- I would also like to farm some drosophila and do some experiments on those, but Poet is holding me back on this one ;(
Qualifications
 > Have counted to 102 (with a dapper koala)
 > Can draw really good spiders
 > 2 Poet points
 > 6.5 insanipi points

Joseph41

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Re: Erutepa's science shenanigans
« Reply #1 on: July 25, 2019, 04:59:12 pm »
+6
This is sick. Are you doing/have you done similar things at school, or just kinda winging it?
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Erutepa

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Re: Erutepa's science shenanigans
« Reply #2 on: August 05, 2019, 08:27:08 am »
+7
This is sick. Are you doing/have you done similar things at school, or just kinda winging it?
We've done basic microscopy at school, but nothing much more than that. I do have a crazy old bio teacher who I can talk to about staining and drosophila experiments to glean some tips off.

Also, unfortunately I haven't been up to any science shenanigans in the past week or so, but hopefully I'll get to some this week.
Qualifications
 > Have counted to 102 (with a dapper koala)
 > Can draw really good spiders
 > 2 Poet points
 > 6.5 insanipi points

Bri MT

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Re: Erutepa's science shenanigans
« Reply #3 on: August 05, 2019, 10:13:30 am »
+7
We've done basic microscopy at school, but nothing much more than that. I do have a crazy old bio teacher who I can talk to about staining and drosophila experiments to glean some tips off.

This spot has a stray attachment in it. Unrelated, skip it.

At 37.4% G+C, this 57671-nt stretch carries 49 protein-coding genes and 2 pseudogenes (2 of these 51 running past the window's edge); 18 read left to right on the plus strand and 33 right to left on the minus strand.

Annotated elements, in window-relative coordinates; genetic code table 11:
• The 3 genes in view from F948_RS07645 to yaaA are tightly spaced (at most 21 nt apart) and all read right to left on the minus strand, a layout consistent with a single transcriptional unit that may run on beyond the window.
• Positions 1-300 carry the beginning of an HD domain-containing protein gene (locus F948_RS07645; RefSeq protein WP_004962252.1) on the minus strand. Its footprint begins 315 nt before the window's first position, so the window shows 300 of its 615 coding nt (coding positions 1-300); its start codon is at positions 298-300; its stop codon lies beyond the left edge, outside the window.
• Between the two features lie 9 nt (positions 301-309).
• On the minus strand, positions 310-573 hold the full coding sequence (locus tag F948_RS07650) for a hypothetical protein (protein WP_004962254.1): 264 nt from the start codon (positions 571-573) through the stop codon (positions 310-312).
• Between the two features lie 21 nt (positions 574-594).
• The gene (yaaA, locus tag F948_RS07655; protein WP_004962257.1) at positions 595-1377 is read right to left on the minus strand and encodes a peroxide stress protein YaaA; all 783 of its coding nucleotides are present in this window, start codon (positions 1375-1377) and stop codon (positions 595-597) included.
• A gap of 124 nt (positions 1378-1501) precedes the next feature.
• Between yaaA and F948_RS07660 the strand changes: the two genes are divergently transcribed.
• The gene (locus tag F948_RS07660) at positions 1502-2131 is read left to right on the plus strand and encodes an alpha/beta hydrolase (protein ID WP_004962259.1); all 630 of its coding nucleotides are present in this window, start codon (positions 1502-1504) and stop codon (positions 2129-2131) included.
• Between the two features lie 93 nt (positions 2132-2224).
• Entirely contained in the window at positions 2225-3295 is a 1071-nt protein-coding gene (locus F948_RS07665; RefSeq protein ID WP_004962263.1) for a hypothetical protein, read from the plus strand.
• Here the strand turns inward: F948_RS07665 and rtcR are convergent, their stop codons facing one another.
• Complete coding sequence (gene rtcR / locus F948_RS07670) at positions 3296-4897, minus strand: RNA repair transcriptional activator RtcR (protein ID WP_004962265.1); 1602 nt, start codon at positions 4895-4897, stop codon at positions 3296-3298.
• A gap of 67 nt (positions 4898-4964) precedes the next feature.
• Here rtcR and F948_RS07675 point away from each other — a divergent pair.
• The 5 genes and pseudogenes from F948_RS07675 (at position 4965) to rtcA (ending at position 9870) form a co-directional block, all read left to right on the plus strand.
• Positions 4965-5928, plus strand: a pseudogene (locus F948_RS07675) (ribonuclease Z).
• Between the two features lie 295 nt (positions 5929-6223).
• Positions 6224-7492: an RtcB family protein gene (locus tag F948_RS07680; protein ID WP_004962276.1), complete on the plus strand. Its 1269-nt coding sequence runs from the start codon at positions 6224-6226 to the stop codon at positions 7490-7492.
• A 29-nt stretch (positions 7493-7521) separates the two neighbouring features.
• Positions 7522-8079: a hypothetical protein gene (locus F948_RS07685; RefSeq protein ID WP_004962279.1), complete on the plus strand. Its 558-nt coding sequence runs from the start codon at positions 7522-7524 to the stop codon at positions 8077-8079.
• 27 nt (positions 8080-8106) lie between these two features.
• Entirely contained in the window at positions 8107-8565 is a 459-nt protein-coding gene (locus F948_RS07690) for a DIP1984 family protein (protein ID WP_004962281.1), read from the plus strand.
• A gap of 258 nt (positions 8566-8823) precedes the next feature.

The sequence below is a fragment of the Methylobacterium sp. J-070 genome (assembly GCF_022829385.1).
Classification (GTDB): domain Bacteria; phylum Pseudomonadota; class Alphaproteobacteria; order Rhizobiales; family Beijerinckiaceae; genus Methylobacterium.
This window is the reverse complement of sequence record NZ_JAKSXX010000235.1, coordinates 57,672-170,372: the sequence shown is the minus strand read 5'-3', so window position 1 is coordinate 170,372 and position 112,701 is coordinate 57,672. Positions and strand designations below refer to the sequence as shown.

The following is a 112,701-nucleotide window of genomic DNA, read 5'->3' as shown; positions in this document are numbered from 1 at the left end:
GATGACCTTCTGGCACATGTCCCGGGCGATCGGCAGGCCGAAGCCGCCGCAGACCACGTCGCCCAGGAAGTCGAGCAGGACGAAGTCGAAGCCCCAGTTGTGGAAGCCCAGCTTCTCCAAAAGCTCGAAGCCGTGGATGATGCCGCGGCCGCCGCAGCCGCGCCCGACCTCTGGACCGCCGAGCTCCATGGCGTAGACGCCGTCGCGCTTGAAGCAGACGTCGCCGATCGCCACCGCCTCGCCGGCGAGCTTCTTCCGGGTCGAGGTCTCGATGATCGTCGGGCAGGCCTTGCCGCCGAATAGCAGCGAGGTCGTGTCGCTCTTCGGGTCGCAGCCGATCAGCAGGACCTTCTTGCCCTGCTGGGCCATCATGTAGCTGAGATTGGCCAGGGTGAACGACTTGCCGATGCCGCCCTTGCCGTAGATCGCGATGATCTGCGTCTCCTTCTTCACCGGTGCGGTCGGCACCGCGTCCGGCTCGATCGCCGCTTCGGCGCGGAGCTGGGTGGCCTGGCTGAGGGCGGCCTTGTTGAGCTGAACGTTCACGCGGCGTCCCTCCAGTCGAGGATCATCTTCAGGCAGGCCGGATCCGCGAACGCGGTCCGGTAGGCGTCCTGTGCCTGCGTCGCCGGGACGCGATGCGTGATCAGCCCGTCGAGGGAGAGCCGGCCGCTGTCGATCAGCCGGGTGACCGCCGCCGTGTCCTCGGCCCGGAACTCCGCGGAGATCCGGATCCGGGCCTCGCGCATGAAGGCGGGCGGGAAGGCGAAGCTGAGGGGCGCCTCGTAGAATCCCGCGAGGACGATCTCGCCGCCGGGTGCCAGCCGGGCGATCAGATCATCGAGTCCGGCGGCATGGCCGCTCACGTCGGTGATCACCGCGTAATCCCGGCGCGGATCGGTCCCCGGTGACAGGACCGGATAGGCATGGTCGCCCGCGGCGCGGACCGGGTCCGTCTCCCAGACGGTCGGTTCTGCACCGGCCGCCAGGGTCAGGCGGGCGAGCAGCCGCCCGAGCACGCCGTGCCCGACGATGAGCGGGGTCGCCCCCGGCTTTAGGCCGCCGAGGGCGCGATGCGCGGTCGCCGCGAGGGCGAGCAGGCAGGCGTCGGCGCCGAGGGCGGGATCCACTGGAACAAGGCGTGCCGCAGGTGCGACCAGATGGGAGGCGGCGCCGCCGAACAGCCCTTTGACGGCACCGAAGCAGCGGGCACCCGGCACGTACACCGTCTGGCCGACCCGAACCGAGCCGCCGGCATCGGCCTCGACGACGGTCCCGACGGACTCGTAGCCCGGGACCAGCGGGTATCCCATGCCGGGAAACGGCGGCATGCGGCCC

Also, unfortunately I haven't been up to any science shenanigans in the past week or so, but hopefully I'll get to some this week.

For a simple one you could investigate the types of macroinverterbrates present in a local creek/pond etc (use a reference guide to id). If you choose to do this keep in mind:
- Keep them with water from where they came - don't put them in tap water at any point
- If you want to look at the small ones under the microscope remove them once you're done looking because being left too long under the micrscope is harmful due to the intense light
- (might be obv but) don't add a stain
- you're likely to get more macroinvertebrates if you sample near the edge and near vegetation
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laura_

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Re: Erutepa's science shenanigans
« Reply #4 on: August 06, 2019, 09:01:02 pm »
+5
For a simple one you could investigate the types of macroinverterbrates present in a local creek/pond etc (use a reference guide to id). If you choose to do this keep in mind:
- Keep them with water from where they came - don't put them in tap water at any point
- If you want to look at the small ones under the microscope remove them once you're done looking because being left too long under the micrscope is harmful due to the intense light
- (might be obv but) don't add a stain
- you're likely to get more macroinvertebrates if you sample near the edge and near vegetation

We did something similar at LaTrobe Uni for our Unit 1 Bio AoS 3 assessment task. We had the most luck looking in the muddy areas from the bank.